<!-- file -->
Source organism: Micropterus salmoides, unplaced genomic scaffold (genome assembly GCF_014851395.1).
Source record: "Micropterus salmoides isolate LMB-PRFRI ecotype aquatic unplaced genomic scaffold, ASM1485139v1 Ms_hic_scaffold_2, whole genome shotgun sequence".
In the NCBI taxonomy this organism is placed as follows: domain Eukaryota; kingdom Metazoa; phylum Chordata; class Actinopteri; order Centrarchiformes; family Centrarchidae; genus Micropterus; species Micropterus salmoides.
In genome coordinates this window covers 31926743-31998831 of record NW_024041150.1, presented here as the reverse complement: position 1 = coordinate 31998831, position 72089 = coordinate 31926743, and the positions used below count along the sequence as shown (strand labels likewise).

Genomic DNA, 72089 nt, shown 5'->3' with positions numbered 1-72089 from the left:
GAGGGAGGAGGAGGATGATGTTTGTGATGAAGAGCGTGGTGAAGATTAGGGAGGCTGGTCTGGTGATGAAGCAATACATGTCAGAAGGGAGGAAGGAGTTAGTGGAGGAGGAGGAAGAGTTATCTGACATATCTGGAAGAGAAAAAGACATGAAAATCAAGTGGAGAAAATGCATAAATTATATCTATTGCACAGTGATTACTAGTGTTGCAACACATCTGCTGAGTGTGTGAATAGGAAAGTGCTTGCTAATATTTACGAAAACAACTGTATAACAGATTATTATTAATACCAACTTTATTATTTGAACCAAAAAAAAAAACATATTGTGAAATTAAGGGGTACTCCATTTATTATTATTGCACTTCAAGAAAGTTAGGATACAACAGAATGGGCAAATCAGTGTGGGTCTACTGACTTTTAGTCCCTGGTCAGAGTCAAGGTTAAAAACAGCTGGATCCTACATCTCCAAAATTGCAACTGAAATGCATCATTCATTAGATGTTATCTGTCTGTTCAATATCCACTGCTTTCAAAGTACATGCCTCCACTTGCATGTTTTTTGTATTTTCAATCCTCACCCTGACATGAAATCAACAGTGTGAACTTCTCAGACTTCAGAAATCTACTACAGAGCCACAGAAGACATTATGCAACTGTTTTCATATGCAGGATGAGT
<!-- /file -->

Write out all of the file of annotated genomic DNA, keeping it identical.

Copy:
Source organism: Micropterus salmoides, unplaced genomic scaffold (genome assembly GCF_014851395.1).
Source record: "Micropterus salmoides isolate LMB-PRFRI ecotype aquatic unplaced genomic scaffold, ASM1485139v1 Ms_hic_scaffold_2, whole genome shotgun sequence".
In the NCBI taxonomy this organism is placed as follows: domain Eukaryota; kingdom Metazoa; phylum Chordata; class Actinopteri; order Centrarchiformes; family Centrarchidae; genus Micropterus; species Micropterus salmoides.
In genome coordinates this window covers 31926743-31998831 of record NW_024041150.1, presented here as the reverse complement: position 1 = coordinate 31998831, position 72089 = coordinate 31926743, and the positions used below count along the sequence as shown (strand labels likewise).

Genomic DNA, 72089 nt, shown 5'->3' with positions numbered 1-72089 from the left:
GAGGGAGGAGGAGGATGATGTTTGTGATGAAGAGCGTGGTGAAGATTAGGGAGGCTGGTCTGGTGATGAAGCAATACATGTCAGAAGGGAGGAAGGAGTTAGTGGAGGAGGAGGAAGAGTTATCTGACATATCTGGAAGAGAAAAAGACATGAAAATCAAGTGGAGAAAATGCATAAATTATATCTATTGCACAGTGATTACTAGTGTTGCAACACATCTGCTGAGTGTGTGAATAGGAAAGTGCTTGCTAATATTTACGAAAACAACTGTATAACAGATTATTATTAATACCAACTTTATTATTTGAACCAAAAAAAAAAACATATTGTGAAATTAAGGGGTACTCCATTTATTATTATTGCACTTCAAGAAAGTTAGGATACAACAGAATGGGCAAATCAGTGTGGGTCTACTGACTTTTAGTCCCTGGTCAGAGTCAAGGTTAAAAACAGCTGGATCCTACATCTCCAAAATTGCAACTGAAATGCATCATTCATTAGATGTTATCTGTCTGTTCAATATCCACTGCTTTCAAAGTACATGCCTCCACTTGCATGTTTTTTGTATTTTCAATCCTCACCCTGACATGAAATCAACAGTGTGAACTTCTCAGACTTCAGAAATCTACTACAGAGCCACAGAAGACATTATGCAACTGTTTTCATATGCAGGATGAGT